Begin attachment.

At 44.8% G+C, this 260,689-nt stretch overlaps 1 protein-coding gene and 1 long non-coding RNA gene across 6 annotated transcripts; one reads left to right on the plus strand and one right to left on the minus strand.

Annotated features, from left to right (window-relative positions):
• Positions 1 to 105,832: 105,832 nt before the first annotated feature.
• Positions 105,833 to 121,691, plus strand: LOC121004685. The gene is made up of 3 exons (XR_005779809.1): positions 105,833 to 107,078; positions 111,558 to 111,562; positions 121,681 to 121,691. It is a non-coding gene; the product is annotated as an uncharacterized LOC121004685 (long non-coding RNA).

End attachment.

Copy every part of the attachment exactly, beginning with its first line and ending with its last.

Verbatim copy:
At 44.8% G+C, this 260,689-nt stretch overlaps 1 protein-coding gene and 1 long non-coding RNA gene across 6 annotated transcripts; one reads left to right on the plus strand and one right to left on the minus strand.

Annotated features, from left to right (window-relative positions):
• Positions 1 to 105,832: 105,832 nt before the first annotated feature.
• Positions 105,833 to 121,691, plus strand: LOC121004685. The gene is made up of 3 exons (XR_005779809.1): positions 105,833 to 107,078; positions 111,558 to 111,562; positions 121,681 to 121,691. It is a non-coding gene; the product is annotated as an uncharacterized LOC121004685 (long non-coding RNA).